“Now they notice it, but I’m just going to continue playing the way I’ve been playing.”

Not the way he’s played since becoming the nation’s No. 1 recruit and, now, likely No. 1 NFL draft selection next spring. Not only since his stellar high school career. Since the day he first discovered football.

YOUTH LEAGUE TERROR

Clowney was not a huge baby — his mother, Josenna Clowney, who raised him along with boyfriend Chris Jones and her parents, John and Josephine Clowney, says the future All-American arrived at 8 pounds, three ounces — but at 22 inches, he figured to be tall. “The pediatricians said he was above the charts at each age,” she says. “All my mom’s and dad’s brothers are big. It’s a big and tall family.”

David Morgan figures his only child got some of that size from him. Morgan, 43, says he is 6-4½ and 225; photos of the two men together show a definite family resemblance. “Yeah, people tell me we’re twins. I’m the older twin,” he says, laughing.

Morgan played sports — street basketball, softball, two-hand touch football — but wasn’t around to impart that experience to his son; he spent nearly 12 years in jail for robbing a Rock Hill check-cashing business in 1995. Released in 2006 and employed at Continental Tire for two years, Morgan returned to Rock Hill when Jadeveon was 13, “but his mom kept me up” on his athletics achievements.

Those began when he grew to be a foot taller than his peers by the time he was 7 and, after playing backyard football with cousins and neighborhood children, his mother signed him up to play in city league pee wee football. “He was already good when he started in pee wees,” Josenna Clowney says. “He was always bigger than the other kids.”

In fact, that introductory level was Clowney’s first “recruitment” for football.

“I knew him when he was growing up,” says Anthony “Bay Bay” Aldridge, who coached the Sylvia Circle Demons’ 7- and 8-year-old teams. “We were looking for players, so I asked his mom and she said, ‘Sure. How much does it cost?’ ”

Josenna Clowney, a second-shift processing technician at a Frito-Lay plant in Charlotte since 1994, came up with $250 for helmet and uniform, and Aldridge got first crack at a future star. “The average kid was maybe 4-foot-5, and he was 5-foot-5 and already pretty athletic,” he says. “Sometimes before games, I had to get his birth certificate to show the other coaches. Some kids were scared of him.”

Josenna Clowney learned that early. Typical for a young mother, she worried when Jadeveon began playing football. “That’s my baby,” she says. “But the other mothers would be saying, ‘Don’t let him hit MY baby.’ ”

For good reason because, despite a happy-go-lucky nature that still shows today — “he always liked to joke around and have fun,” Josenna Clowney says — Jadeveon, playing both ways, dominated games. “We had him at tailback, and he’d drag four or five kids 15 yards down the field,” Aldridge says. On defense, “no one could block him. Kids would try to run the opposite way, but he’d still run them down.” Clowney often spent time on the bench once the score was out of reach; “(recreation officials) didn’t want you to run up the score.”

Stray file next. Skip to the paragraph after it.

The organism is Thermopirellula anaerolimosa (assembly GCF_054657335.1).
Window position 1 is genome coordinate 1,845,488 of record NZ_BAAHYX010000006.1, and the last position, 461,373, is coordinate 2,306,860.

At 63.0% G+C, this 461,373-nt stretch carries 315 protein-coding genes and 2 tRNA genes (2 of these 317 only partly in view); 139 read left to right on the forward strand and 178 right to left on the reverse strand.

The Demons were 15-3 in Clowney’s two seasons, his mother attending every game and helping raise money through the team booster club. Around town, coaches at the two high schools, Rock Hill and Northwestern, “knew about him from the Demons,” Aldridge says.

Eric Mitchell knew, too. He coached the Demons’ 9- and 10-year-old teams. The day Clowney and his mother showed up at practice, “I thought they’d put him with another (older) group.” When the big kid became his, “I said, ‘Thank you, Jesus,’ ” Mitchell says, laughing. “He was bigger than any lineman we had, more speed than most kids, and was already hitting harder, knowing the game. And if you told him something one time, he’d catch on.”

Clowney again excelled on both sides of the ball. “Like a gift from God,” Mitchell says. “Most big kids at that age are clumsy, but not him. That first season, no team got within 20 points of us.” No wonder, with Clowney chasing down foes and sacking them one-handed, or carrying would-be tacklers for 10-15 yards a clip.

“I was sorry to see him leave (for the 11-12 age group), but they were still on the same field, so I got to watch him practice,” Mitchell says. So did coaches from around the city, who would show up to film Clowney.

“Sometimes he’d goof around like kids do,” Aldridge says, “but everyone loved him — he had that big smile — unless they had to run against him.”

CHANGING POSITIONS

Some people remember everything about the moment they first met their future spouse. Bobby Carroll can recite details about the first day Clowney literally walked into his life.

“It was 2007, in the weight room at South Pointe,” Carroll says. “We were having summer workouts, and in walked this kid — I thought, ‘Oh my goodness.’ And then: ‘Is he just cutting through (South Pointe sits between two neighborhoods, College Downs and Carnegie) or is he here to work out?’ ”